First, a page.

Filling the right half of the square

First attempt to fill second half of a square with diagonal lines in css.

First attempt to fill second half of a square with diagonal lines in css.

The loop I have built so far does a fine job of filling the left half of the square, but the lines are too long and run over once it passes the halfway point.  My first thought was just to negate everything. So instead of adding 15px to the height, I was subtracting 15px; instead of offset the top by -2px, I was offsetting it by 2px; etc. It sounds reasonable, but, in practice, it did not work. The result is what you see to the left.

I figured the problem was that I was still using the left and top properties. For the second half of the square, it makes more sense to use the right and bottom properties. This meant adding an @if @else to my loop.

Filling a square with diagonal lines, adding in the second half causes an interesting issue

Filling a square with diagonal lines, adding in the second half causes an interesting issue

Now, instead of adding my offsets, I am subtracting them. It worked out better, but i still had an odd problem. The two halves were not meeting up (see image to the right). I was able to fix this by adjusting the bottom and right properly for each line by a fixed amount.

After creating a few different square sizes using what I have at this point, I noticed that the bottom offset is roughly l/2 and the right offset is roughly l/3. Unfortunately, it’s not exactly half and third, so it requires an additional offset.

What I came up with to compensate for this is very hacky and not at all what I would like to do, but it works for now. I have $roffset and $boffset variables that need to be manually adjusted at different sizes. The final code is below.

@import "compass";

$xoff: -2px;
$yoff: 5px;
$growth: 15px;
$l: 600px;
$boff: 55px; // Manually adjusted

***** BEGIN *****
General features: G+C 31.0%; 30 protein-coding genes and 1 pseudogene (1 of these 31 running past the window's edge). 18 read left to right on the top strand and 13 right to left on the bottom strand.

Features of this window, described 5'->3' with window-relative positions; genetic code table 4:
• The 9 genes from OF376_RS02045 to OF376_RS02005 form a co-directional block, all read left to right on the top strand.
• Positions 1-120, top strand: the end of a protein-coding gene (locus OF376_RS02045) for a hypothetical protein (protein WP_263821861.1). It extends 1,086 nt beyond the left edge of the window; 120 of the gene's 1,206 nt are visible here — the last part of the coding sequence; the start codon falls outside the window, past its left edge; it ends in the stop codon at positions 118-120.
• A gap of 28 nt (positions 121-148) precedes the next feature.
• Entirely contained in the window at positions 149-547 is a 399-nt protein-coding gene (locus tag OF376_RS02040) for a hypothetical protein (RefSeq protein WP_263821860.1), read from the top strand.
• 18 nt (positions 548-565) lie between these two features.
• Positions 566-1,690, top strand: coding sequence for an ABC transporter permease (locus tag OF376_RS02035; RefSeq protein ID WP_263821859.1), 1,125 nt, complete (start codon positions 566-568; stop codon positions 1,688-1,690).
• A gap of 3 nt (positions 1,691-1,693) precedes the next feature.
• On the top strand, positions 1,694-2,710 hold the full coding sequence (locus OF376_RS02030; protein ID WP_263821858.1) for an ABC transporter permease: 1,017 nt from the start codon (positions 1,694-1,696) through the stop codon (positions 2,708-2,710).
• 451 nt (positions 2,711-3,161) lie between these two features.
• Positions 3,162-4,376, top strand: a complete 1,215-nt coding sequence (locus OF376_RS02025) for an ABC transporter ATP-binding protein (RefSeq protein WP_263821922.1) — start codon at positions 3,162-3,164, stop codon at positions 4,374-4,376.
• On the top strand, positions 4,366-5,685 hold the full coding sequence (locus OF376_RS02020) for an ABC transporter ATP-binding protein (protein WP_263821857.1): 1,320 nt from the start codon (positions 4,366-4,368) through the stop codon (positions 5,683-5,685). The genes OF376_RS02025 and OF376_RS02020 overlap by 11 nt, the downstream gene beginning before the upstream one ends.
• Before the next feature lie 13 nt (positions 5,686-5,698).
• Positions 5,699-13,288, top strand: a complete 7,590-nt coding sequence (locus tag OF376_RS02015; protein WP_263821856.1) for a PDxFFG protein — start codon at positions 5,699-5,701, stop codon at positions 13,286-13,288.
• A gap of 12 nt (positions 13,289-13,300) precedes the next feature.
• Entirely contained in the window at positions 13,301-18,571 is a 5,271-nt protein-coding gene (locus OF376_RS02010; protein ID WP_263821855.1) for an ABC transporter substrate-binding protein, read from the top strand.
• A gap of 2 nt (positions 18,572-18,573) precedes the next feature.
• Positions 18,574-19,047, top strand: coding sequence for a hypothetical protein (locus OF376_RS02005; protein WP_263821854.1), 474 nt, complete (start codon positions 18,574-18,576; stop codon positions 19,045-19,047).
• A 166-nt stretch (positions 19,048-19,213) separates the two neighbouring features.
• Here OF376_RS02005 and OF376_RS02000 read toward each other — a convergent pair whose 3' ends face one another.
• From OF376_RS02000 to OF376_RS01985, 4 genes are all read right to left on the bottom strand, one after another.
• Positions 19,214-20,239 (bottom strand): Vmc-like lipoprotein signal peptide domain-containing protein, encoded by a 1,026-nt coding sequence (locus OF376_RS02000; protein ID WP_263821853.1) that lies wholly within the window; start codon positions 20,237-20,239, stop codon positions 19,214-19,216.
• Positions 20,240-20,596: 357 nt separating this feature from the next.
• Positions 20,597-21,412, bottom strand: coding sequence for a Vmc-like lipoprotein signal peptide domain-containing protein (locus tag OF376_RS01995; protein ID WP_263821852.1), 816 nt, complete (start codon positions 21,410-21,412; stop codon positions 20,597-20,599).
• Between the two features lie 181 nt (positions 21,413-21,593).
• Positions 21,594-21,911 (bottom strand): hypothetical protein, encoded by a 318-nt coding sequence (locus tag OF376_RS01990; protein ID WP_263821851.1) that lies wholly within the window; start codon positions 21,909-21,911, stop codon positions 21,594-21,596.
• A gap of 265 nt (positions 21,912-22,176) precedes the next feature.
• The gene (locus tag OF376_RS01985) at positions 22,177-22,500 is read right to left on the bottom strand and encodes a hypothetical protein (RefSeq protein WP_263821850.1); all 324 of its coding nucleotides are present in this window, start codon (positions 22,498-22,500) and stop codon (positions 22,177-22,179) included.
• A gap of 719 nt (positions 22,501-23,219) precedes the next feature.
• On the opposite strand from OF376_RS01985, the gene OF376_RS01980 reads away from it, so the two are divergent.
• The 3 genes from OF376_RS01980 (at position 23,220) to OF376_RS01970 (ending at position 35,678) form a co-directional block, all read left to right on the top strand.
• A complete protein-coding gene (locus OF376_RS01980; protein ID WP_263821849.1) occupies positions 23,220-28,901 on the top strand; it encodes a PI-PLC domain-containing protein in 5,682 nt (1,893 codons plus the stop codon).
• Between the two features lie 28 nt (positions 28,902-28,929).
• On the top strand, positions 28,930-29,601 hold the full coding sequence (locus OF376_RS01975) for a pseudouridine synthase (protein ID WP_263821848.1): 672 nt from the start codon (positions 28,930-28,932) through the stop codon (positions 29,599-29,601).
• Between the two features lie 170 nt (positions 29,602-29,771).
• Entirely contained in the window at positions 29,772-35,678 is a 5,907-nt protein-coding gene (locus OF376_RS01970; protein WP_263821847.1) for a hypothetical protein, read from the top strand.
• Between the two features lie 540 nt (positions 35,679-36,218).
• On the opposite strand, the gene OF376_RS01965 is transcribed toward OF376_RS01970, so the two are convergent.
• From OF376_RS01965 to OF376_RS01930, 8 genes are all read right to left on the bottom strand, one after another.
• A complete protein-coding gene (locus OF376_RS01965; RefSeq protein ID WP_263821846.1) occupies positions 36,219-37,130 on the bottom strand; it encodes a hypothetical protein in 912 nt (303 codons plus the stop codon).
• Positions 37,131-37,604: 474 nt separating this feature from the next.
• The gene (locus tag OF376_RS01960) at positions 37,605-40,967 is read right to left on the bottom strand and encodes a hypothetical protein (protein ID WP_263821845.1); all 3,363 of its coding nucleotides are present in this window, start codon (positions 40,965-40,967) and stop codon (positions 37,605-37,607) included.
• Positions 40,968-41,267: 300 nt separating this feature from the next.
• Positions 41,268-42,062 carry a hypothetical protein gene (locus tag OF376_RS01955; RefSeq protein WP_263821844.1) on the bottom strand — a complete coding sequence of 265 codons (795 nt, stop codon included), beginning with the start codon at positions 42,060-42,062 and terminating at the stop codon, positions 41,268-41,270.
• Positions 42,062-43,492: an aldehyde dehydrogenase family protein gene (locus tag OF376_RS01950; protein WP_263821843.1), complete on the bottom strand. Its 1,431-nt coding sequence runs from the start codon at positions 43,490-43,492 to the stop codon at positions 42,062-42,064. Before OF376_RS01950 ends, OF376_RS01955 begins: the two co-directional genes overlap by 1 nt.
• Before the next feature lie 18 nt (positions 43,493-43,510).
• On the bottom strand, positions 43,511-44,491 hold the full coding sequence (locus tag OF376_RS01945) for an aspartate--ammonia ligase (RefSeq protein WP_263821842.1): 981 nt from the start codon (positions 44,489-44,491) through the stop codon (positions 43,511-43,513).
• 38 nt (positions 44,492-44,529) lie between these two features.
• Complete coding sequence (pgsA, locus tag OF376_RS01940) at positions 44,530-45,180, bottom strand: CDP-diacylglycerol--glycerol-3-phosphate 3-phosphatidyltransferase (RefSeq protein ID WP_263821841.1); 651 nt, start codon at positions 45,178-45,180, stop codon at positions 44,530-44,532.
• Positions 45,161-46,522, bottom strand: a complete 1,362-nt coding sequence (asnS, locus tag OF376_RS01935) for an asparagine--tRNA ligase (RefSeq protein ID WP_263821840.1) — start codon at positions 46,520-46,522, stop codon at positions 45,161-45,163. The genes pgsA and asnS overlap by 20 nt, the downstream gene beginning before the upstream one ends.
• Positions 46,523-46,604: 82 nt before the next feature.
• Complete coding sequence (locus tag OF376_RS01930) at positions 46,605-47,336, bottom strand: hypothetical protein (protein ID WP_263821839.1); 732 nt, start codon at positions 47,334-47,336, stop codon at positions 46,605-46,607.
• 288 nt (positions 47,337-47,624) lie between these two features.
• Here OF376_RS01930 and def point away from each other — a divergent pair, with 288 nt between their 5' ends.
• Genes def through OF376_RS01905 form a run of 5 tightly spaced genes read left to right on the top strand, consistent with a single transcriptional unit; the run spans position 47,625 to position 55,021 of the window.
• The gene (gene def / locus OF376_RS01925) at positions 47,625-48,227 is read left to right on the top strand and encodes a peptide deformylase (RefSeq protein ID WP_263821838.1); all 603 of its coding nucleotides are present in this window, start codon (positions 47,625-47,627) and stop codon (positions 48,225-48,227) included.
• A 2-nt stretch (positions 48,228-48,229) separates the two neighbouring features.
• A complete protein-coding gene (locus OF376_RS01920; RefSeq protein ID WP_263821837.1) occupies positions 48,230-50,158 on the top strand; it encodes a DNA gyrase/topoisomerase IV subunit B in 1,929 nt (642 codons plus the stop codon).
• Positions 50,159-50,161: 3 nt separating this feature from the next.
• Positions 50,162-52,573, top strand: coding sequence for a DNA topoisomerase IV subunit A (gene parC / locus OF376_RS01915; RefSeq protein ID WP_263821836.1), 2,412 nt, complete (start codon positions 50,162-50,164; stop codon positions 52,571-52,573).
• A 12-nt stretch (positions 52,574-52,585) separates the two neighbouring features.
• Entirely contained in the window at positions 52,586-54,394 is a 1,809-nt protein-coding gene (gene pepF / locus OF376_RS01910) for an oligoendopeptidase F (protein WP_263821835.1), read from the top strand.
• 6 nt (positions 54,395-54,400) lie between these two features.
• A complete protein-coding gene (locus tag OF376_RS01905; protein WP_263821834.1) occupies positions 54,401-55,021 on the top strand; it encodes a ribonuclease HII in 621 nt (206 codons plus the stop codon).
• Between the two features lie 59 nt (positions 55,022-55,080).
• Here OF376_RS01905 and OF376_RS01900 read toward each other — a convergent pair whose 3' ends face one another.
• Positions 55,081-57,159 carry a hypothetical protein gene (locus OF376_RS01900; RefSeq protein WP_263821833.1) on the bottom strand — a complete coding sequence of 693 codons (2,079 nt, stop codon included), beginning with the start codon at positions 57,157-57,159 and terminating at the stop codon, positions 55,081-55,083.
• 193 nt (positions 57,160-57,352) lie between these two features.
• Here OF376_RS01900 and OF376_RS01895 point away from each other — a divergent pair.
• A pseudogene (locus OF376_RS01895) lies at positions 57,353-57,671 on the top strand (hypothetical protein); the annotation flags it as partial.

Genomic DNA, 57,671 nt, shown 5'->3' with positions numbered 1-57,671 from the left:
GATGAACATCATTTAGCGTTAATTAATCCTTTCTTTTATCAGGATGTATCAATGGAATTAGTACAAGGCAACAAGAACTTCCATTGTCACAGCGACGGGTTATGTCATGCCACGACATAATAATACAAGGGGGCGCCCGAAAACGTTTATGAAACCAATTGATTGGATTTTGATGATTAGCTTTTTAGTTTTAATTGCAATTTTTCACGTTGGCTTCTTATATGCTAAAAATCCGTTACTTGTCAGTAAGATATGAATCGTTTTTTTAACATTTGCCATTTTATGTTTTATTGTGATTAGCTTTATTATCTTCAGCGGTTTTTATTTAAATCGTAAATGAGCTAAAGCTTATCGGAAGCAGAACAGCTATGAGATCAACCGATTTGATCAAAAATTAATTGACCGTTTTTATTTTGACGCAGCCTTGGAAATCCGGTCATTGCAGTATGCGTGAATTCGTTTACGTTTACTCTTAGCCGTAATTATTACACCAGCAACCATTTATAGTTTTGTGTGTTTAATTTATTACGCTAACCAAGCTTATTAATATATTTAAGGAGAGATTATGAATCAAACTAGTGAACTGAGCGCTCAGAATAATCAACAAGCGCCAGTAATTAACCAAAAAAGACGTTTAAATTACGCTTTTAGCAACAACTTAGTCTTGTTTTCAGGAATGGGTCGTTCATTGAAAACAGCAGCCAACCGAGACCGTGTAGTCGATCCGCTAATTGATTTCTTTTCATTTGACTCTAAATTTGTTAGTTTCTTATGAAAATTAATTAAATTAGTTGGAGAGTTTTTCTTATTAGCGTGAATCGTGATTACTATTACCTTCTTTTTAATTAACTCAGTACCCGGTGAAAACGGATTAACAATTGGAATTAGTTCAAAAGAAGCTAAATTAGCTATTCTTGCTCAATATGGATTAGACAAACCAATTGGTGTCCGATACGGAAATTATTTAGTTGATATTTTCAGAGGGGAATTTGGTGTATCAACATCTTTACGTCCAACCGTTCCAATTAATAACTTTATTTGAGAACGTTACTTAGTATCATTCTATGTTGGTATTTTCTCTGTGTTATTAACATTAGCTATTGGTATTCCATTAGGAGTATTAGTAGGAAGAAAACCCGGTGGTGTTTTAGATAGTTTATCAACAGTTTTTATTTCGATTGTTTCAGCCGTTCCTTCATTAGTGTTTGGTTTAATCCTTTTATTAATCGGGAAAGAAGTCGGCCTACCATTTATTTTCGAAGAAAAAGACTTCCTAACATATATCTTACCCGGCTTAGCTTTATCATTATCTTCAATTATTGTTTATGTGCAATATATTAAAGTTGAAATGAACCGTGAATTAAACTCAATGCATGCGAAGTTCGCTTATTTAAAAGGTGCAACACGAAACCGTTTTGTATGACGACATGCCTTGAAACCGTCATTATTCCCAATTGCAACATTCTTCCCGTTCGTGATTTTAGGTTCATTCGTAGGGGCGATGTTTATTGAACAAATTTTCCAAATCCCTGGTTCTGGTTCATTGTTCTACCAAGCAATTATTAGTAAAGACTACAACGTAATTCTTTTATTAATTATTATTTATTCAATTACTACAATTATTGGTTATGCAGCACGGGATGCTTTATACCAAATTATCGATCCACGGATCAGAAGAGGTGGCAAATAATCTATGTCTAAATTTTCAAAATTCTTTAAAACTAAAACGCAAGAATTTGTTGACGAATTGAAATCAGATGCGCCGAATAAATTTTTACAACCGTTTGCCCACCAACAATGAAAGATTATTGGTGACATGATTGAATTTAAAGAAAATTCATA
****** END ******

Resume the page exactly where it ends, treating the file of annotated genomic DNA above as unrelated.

$roff: -17px; // Manually adjusted
$its: floor(($l*sqrt(2)/7.5px));
$lines: 56;
$half: $l / 2;
$third: $l / 3;
$top: 0px;
$bottom: 0px;
$height: 0px;
$left: 0px;
$right: 0px;

.box {
    height: $l;
     width: $l;
     //background: pink;
     margin: 100px auto;
     position: relative;
}

.lineA {
     width: 1px; 
     background-color: gray;
     position: absolute;
     transform: rotate(45deg);
}

@for $i from 0 through $its {
     .lineA#{$i} { 
        @if($i < ($its/2)) {
          $height: $height + $growth;
          $top: $top + $xoff;
          $left: $left + $yoff;
           top: $top;
           left: $left;
     } 
     @else {
           $height: $height - $growth; 
           $right: ($right - $yoff);
           $bottom: ($bottom - $xoff);
           bottom: -$third + $boff + $bottom;
           right: $half - $roff + $right;
     }
        height: $height;
     }
}

This, however, is not a perfect solution. The lines actually drift a bit. If you turn on a background on the containing div, things are not quite right. For now, though, it is in the realm of good enough. At some point, I need to spend some time seeing if I can come up with better math.

Final result of adding diagonal lines to a square using CSS.

Final result of adding diagonal lines to a square using CSS.

If you’d like to play around with this, feel free to form the CodePen here: Filling a Square with Diagonal Lines in CSS